I need to tell you some things.
If you are a reader of this blog, let’s face it, it’s because you know me. If I have any unfamiliar lurking readers from the blogosphere I’ve yet to know about them. And if you know me, you may wonder why I didn’t turn up to your exhibition opening, why I didn’t turn up to one of mine, why I behaved oddly or ran away when you did see me, why I don’t answer the phone and haven’t replied to emails or other messages.
Really – the simplest and most honest answer is that a little over a month ago I had a nervous breakdown.
That feels so weird and overdramatic to say it so blatantly. My temptation is to soften it off and refer to it as ‘chucking a nervy’ or something like that, but that just feels contrived. My panic attacks increased in frequency, I was spending much of my time in terror and tears of frustration and confusion at home and in the bathrooms and while walking between offices at work. My mind was racing at top speed all the time but I was unable to ‘get the clutch in’ and either add or extract information. I felt that to an outsider I must have taken so long to construct a spoken sentence that I must have seemed like a stroke patient but I just couldn’t pull the words out of my spinning brain. I developed a stammer when in the most distress. My hands shake and my face tics. I was consistently exhausted, had no ability to concentrate and was alarmed by my inability to form a simple string of logic. More than about five people at a time can send me creeping backwards into a dark corner like a scared dog. This had reached crisis point when the anxiety started to spill over into my studio practice and a dear friend reiterated to me ‘This is really not normal. You need to get help’.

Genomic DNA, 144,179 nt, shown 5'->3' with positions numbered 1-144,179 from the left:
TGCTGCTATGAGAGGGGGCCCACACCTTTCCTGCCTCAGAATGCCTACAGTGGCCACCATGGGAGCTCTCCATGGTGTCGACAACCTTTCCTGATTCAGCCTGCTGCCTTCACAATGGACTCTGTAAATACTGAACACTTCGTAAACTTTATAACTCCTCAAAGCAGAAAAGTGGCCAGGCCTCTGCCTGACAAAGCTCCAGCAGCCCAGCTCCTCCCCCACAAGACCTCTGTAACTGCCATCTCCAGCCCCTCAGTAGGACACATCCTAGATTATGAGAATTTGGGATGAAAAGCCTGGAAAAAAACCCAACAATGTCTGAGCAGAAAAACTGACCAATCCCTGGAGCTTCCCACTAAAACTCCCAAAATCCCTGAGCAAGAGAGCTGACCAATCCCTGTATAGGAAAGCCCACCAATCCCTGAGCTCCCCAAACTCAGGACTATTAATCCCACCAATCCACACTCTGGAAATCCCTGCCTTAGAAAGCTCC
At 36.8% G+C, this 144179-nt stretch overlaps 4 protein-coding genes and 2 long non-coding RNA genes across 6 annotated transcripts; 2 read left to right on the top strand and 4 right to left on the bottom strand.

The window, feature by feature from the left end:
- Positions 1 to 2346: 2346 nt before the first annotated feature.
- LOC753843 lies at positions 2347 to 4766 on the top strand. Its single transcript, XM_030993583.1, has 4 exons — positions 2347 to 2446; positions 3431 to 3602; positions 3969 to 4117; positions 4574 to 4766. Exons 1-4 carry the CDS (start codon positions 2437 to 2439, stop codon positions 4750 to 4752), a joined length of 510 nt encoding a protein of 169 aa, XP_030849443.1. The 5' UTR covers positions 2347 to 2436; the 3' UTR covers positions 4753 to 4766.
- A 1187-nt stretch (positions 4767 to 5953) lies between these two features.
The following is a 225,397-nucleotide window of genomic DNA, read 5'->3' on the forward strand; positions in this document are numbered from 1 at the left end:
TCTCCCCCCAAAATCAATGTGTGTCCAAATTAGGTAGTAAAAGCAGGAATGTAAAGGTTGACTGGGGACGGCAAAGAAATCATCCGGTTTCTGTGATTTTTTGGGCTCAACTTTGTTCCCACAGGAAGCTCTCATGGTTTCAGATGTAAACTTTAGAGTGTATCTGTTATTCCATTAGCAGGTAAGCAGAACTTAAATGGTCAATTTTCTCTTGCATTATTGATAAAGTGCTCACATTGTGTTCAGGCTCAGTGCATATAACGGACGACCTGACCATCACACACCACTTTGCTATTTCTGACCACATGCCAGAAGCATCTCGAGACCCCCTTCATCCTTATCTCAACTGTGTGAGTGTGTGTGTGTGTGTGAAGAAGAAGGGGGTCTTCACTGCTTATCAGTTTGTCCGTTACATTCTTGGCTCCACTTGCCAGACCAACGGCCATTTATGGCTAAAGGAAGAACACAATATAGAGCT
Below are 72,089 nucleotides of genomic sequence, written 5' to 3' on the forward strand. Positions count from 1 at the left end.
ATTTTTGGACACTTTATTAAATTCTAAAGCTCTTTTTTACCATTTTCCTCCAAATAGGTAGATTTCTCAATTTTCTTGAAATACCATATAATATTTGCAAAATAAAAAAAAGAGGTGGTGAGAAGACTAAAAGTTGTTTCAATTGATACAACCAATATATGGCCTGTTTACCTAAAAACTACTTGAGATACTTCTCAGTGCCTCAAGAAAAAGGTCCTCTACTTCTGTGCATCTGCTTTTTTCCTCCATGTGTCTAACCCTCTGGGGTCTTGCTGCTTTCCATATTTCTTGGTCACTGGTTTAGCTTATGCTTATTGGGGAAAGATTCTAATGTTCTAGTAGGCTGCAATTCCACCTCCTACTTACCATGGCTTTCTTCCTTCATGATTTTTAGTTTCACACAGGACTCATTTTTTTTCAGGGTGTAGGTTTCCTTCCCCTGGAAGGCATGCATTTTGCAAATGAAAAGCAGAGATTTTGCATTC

I have since left the new job and have been diagnosed with, and am being treated for, a general anxiety disorder (GAD) and a social phobia. I am also reading library books with antiquated sounding titles like recovering from nervous illness. I go for long walks, work in the garden, listen to downloaded comedy podcasts and try to do the hardest thing which is the advice to ‘let time pass’. I don’t know how long it’s going to take to get better and fears for the future wind me up again so I simply try to do that. Just let time pass.
But I am here. And I kind of miss you. Eventually I do reply to emails and messages but sometimes I don’t answer the phone because it is just too hard to extract and form the words as fast as is necessary for a conversation. With email I can take my time to turn thoughts into words. It’s not that I don’t like you. I’ve just been ill. And now I’m getting better.